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I am pretty new to Python but I'm learning from classes.

I am working on a project for class and this is my code. Anyone got a better idea of a way to organize the code or put it differently so there aren't so many conditional statements?

def cm(centimeter):
    """Centimeter to Meters Converter!"""
    if centimeter == ("false"):
        print ("It looks like you input a value that wasn't a number! Try again!")
    else:
        result = round(centimeter / 100)
        print ("%d centimeters is the same as %d meters." % (centimeter, result))
def meter(meter):
    """Meter to Centimeters Converter!"""
    if meter == ("false"):
        print ("It looks like you input a value that wasn't a number! Try again!")
    else:
        result = round(meter * 100)
        print ("%d meters is the same as %d centimeters." % (meter, result))
def cent2(centin):
    """Centimeter to Inches Converter!"""
    if meter == ("false"):
        print ("It looks like you input a value that wasn't a number! Try again!")
    else:
        result = centin * 0.39
        print ("%d centimeters is the same as %d inches." % (centin, result))
def inchcm(inches):
    """Feet to Meters Converter!"""
    if inches == ("false"):
        print ("It looks like you input a value that wasn't a number! Try again!")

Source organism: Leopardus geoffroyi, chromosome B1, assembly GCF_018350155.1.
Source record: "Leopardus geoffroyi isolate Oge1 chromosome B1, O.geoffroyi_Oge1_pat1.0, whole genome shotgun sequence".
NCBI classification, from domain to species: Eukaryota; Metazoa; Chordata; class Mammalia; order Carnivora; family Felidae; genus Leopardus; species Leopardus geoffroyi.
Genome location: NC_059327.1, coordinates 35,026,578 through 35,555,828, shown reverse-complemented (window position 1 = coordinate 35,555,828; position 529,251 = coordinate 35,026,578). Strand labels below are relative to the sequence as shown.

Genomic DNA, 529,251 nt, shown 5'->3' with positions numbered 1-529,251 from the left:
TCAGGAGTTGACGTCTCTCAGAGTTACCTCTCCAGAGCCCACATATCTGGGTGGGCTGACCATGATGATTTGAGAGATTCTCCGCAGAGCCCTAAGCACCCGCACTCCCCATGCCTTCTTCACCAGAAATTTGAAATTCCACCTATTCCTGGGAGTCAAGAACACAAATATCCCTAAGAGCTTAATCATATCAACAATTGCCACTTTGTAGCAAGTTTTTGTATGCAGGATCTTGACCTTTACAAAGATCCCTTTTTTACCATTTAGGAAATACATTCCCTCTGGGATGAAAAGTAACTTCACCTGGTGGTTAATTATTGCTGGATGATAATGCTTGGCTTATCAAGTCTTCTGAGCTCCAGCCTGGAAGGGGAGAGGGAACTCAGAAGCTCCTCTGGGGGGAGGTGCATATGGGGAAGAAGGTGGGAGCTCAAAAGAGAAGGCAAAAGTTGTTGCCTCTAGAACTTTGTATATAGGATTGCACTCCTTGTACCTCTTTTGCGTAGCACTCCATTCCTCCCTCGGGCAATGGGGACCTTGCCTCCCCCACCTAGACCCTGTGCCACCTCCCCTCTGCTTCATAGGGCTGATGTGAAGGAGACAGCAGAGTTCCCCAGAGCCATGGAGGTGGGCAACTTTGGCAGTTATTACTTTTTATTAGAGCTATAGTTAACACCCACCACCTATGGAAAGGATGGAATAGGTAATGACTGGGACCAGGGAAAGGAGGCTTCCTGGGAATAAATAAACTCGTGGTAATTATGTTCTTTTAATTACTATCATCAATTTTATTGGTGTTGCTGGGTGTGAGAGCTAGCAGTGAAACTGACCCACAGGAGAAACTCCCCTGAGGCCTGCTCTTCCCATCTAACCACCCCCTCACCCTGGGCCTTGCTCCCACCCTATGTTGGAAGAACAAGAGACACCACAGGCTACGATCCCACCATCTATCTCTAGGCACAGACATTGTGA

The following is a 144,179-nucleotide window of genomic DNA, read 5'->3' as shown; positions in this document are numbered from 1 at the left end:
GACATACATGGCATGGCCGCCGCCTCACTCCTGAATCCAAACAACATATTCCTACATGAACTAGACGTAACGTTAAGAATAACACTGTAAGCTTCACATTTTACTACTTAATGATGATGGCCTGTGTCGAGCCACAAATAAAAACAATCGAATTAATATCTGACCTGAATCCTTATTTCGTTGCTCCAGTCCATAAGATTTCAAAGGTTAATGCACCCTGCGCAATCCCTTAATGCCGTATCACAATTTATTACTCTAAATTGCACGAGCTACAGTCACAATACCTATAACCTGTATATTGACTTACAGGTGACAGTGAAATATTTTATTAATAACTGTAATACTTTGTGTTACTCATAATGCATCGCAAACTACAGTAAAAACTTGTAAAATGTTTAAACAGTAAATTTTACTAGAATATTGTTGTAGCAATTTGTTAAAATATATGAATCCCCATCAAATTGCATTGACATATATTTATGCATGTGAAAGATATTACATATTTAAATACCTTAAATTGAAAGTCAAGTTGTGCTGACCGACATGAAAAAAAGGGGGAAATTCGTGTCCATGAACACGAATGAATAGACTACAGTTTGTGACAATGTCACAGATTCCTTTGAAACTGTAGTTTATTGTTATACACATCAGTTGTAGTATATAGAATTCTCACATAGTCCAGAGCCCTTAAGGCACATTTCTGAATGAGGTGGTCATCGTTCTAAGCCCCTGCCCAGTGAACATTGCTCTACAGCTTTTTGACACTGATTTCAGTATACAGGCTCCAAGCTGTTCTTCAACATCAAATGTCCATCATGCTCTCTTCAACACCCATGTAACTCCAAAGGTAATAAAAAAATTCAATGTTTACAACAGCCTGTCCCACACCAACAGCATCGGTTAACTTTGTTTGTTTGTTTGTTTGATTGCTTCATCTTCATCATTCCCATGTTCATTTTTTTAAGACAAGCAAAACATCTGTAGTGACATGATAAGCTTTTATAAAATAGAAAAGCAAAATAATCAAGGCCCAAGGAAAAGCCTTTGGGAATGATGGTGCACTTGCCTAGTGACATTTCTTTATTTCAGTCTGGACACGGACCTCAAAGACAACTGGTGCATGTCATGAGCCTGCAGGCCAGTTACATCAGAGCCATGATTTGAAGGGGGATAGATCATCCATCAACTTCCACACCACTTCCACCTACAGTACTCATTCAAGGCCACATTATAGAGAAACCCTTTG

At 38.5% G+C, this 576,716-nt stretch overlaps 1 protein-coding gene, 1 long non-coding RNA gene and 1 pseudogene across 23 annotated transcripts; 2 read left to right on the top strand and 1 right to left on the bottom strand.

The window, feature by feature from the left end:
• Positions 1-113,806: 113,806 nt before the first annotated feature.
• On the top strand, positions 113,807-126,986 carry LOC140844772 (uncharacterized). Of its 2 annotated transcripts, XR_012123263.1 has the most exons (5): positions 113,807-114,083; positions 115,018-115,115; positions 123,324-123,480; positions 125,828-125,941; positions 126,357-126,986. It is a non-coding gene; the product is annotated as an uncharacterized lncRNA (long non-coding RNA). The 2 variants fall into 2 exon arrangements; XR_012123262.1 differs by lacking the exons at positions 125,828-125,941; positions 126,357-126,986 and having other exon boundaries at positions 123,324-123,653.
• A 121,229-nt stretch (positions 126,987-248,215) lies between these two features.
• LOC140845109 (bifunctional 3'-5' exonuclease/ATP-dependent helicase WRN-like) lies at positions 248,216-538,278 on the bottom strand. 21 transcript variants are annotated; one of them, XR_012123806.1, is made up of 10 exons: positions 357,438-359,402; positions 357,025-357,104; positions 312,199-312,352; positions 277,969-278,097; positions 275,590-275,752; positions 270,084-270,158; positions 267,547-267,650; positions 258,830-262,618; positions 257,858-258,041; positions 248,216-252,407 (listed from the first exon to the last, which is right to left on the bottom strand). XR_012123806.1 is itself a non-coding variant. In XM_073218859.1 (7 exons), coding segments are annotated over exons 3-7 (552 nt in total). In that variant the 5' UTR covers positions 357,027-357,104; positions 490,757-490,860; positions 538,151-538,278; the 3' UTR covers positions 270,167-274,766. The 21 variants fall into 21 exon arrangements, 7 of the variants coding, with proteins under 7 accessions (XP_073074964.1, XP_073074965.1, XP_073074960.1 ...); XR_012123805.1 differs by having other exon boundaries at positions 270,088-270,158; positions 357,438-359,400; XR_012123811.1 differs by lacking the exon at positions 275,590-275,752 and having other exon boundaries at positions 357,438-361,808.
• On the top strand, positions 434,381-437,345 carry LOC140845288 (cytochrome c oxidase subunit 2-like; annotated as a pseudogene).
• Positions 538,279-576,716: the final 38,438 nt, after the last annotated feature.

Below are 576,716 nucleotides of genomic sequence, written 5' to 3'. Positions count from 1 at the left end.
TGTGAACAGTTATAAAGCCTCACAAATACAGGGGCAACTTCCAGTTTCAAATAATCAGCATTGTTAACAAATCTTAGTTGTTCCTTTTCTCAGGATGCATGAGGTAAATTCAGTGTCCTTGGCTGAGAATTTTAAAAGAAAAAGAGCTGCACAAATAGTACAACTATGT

else:
        result = inches / 0.39
        print ("%d inches is the same as %d centimeters." % (inches, result))
def kmmiles(km):
    """Meters to Inches Converter!"""
    if km == ("false"):
        print ("It looks like you input a value that wasn't a number! Try again!")
    else:
        result = km * 0.62137
        print ("%d km is the same as %d miles." % (km, result))
def mileskm(miles):
    """Miles to KM Converter!"""
    if miles == ("false"):
        print ("It looks like you input a value that wasn't a number! Try again!")
    else:
        result = miles / 0.62137
        print ("%d miles is the same as %d kilometers." % (miles, result))
def fer(fc):
    """Farenheight to Celcius Converter!"""
    if fc == ("false"):
        print ("It looks like you input a value that wasn't a number! Try again!")
    else:
        result = (fc - 32) * 5/9
        print ("%d farenheit is the same as %d celcius." % (fc, result))
def cel(cf):
    """Farenheight to Celcius Converter!"""
    if cf == ("false"):
        print ("It looks like you input a value that wasn't a number! Try again!")
    else:
        result = cf * 9/5 + 32
        print ("%d celcius is the same as %d farenheit." % (cf, result))
print ("Kevin's Sexy Converter!")
print("")
print("A. Length")
print("B. Temperature")
print("C. Mass")
print("")
type=input("Please choose an option: ")
if type == ("a") or type ==("A"):
    print("")
    print("1. CM to Meters")
    print("2. Meters to CM")
    print("3. CM to Inches")
    print("4. Inches to CM")
    print("5. KM to Miles")
    print("6. Miles to KM")
    print("")